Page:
Journal of Information Systems Education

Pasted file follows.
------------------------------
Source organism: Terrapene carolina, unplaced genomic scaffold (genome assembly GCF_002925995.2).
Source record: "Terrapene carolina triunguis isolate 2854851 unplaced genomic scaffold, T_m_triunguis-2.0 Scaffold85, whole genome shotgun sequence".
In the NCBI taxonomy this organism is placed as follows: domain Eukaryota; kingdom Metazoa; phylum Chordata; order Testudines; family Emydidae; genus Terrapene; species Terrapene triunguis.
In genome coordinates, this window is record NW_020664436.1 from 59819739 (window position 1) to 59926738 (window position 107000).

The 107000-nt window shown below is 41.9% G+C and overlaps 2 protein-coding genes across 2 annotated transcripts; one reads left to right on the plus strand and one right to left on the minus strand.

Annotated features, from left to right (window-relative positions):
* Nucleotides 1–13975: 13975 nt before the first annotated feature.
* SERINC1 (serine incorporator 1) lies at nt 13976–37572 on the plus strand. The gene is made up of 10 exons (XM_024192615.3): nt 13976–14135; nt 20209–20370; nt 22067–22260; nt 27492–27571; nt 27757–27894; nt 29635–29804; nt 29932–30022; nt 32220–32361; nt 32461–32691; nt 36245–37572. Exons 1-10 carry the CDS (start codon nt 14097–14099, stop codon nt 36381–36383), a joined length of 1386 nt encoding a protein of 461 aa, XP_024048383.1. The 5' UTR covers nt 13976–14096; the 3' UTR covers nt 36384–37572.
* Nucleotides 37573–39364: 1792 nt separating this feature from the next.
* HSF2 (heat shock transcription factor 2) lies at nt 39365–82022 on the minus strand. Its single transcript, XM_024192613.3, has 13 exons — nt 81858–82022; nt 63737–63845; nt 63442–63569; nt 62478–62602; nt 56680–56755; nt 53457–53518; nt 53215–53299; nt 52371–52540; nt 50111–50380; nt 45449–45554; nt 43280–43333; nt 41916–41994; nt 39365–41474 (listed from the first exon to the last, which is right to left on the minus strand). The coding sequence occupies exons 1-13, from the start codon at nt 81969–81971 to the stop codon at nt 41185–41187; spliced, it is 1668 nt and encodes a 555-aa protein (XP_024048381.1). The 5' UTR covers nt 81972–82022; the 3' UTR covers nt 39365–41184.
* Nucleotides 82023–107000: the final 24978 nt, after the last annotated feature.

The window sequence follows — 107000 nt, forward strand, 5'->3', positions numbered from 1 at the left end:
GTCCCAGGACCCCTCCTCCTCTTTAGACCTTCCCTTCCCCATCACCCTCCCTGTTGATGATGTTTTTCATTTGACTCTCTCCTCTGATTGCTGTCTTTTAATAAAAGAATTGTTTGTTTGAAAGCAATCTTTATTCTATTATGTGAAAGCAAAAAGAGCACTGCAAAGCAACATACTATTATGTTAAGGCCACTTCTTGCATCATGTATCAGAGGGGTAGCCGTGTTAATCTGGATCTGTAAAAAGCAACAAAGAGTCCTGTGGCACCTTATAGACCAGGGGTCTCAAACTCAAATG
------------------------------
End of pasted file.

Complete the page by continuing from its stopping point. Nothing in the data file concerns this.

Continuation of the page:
Students now have readily available and powerful tools to access, manipulate, combine, and visualize data. Acquiring data and visual literacy requires more than knowledge of how to use these tools. Students need to engage with assignments that challenge them to make relatively complex visualizations, interpret them, and explain why these interpretations matter for given problem situations. This paper describes how to structure feedback for these assignments. The few published visualization evaluation rubrics are mainly oriented toward how-to-do-it heuristics. This paper makes a contribution by presenting, defining, and giving examples of the use of an innovative compact rubric for evaluating visualizations (CRVE). This rubric eliminates some of the length and complexity of heuristic evaluation, focusing on interpretation and relevance. In a graduate business intelligence course, students showed definite improvement over the course of the semester in the construction of visualizations, telling a story with headlines, and striving for data exploration. However, higher levels of technical correctness of visualizations did not necessarily correspond to better interpretations. This finding underscores the importance of emphasizing interpretation through a feedback mechanism like the CRVE presented here.



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